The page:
A process paper should be about the process, right? Well, here is more “process”. I spent most of today setting up my desktop in several ways: I installed a number of applications (the Adobe Design Collection, and Macromedia Studio MX, both of which had been on my laptop for about a month), updated the software I’d just installed, plus the updates to other utilities necessary to perform the updates, as well as the software I’d already had installed on it (Bryce, Painter, et cetera). On top of all that, I bought a new printer on Sunday, which I installed as well. It prints phenomenally — I plan to bring several prints with me to the residency, so you can see. If I’m particularly ambitious, I’ll even mount and frame them, and put some of them into the art show.
Enough of that, more on my thoughts of the semester as a whole. Overall, I’d say it was relatively successful, as I said earlier about enriching my knowledge of photography and art (though, to reiterate, I do feel I’m still a bit lacking in the actual technical ability).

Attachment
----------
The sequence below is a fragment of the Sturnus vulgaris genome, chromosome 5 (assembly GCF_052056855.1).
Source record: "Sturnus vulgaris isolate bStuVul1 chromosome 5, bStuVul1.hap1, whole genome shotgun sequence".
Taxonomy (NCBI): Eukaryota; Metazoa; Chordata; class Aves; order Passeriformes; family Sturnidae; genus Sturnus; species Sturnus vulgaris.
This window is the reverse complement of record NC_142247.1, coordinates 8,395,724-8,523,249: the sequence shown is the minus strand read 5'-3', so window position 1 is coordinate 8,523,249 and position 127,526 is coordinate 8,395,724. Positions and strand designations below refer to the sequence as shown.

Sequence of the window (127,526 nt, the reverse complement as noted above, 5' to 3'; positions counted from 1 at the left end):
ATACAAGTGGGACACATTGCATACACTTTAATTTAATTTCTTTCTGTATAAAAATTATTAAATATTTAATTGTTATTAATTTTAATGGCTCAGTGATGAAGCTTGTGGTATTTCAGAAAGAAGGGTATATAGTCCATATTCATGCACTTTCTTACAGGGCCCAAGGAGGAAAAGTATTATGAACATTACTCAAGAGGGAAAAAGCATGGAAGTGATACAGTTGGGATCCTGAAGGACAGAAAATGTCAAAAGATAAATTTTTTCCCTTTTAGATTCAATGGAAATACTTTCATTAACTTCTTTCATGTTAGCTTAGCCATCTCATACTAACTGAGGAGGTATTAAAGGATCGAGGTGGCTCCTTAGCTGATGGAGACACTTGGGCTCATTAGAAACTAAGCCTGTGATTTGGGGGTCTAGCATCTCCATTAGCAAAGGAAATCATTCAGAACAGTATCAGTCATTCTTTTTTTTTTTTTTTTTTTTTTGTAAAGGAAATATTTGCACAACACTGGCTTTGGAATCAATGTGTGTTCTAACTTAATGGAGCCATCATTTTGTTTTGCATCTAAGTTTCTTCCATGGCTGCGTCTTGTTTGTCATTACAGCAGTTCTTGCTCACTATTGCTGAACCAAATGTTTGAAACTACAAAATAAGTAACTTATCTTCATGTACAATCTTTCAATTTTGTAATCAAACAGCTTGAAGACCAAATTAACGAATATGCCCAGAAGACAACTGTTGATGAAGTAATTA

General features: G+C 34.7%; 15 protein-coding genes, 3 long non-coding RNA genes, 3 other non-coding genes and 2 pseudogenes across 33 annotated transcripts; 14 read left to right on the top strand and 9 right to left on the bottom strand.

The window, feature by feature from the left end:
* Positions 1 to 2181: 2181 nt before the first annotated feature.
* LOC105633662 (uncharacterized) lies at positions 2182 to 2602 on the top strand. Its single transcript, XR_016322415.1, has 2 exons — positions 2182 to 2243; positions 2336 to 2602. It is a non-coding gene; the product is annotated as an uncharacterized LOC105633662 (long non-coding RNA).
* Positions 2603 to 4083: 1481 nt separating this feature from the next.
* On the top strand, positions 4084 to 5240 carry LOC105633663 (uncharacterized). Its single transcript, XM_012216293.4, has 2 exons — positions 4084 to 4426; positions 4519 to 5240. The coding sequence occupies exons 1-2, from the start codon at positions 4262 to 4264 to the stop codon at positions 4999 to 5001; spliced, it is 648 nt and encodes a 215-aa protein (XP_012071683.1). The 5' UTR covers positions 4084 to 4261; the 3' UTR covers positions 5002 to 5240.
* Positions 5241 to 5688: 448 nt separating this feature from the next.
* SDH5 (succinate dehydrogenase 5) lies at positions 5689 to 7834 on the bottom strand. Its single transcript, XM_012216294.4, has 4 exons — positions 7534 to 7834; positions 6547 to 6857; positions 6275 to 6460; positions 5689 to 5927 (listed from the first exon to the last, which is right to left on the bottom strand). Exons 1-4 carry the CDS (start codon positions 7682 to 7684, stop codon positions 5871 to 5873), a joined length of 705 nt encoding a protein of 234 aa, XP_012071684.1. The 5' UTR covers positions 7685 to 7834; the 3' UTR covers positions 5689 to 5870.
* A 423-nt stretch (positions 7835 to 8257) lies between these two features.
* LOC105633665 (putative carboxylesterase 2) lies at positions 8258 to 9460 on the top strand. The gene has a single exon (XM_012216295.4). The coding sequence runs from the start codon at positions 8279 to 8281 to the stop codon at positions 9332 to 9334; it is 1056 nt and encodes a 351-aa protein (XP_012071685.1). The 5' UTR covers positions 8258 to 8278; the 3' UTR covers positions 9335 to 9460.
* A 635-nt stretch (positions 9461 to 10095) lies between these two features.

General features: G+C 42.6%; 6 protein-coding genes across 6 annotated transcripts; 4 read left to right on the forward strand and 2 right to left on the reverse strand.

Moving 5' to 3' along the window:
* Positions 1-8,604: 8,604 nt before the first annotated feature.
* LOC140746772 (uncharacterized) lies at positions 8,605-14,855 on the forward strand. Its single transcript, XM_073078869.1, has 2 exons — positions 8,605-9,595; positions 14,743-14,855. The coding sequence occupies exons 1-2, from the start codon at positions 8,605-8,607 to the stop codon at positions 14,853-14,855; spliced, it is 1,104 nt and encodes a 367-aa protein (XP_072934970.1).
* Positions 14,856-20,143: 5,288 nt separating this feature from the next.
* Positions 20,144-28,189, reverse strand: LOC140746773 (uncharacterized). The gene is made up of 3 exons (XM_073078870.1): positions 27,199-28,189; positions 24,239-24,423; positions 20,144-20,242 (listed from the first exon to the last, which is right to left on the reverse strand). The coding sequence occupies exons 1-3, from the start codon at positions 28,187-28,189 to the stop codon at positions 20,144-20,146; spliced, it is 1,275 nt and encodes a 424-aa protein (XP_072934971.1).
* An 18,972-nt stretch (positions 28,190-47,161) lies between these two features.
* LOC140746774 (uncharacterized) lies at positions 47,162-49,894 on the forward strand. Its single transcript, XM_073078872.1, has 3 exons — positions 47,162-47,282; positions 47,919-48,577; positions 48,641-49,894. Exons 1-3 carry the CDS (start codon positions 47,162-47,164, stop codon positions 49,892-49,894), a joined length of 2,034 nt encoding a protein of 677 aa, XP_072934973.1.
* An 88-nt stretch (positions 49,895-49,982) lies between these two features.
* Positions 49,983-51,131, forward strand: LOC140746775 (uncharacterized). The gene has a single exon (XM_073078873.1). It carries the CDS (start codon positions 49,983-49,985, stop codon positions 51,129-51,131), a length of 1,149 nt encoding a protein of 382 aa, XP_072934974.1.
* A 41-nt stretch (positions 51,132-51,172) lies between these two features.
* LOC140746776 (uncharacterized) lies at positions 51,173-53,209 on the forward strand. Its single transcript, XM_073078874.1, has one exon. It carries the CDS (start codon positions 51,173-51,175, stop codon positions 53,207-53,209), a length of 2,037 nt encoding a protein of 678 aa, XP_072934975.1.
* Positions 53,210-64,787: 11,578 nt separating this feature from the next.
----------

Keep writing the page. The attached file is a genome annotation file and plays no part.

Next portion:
My general goal with this semester was to get a better understanding of photography, and how the digital medium is affecting it. The other side of that was gaining a better understanding of the philosophy of photography. I wouldn’t call it an exact relation, but there is a similarity between a “warrior’s code”, and the “ethics of the photographer”. Though you might not believe it from the actions of some professionals, and a great number of amatuer photographers, there is a methodology to good photography, a mental outlook that really helps in the creation of “good images”. There are times where one must put away the camera, whether because of moral need, or some other reason. Regardless of “livelihood”, regardless of strength of the image, sometimes it is just NOT APPROPRIATE to take the photograph. What separates the “warrior” (great photographer) and the “thug” (bad photographer) is understanding this concept and adhering to it.
Enough of that. I HAVE definitely learned a great deal in the past six months. My packets were sporadic and late, but they did come in, and what I learned in them was useful and “real.”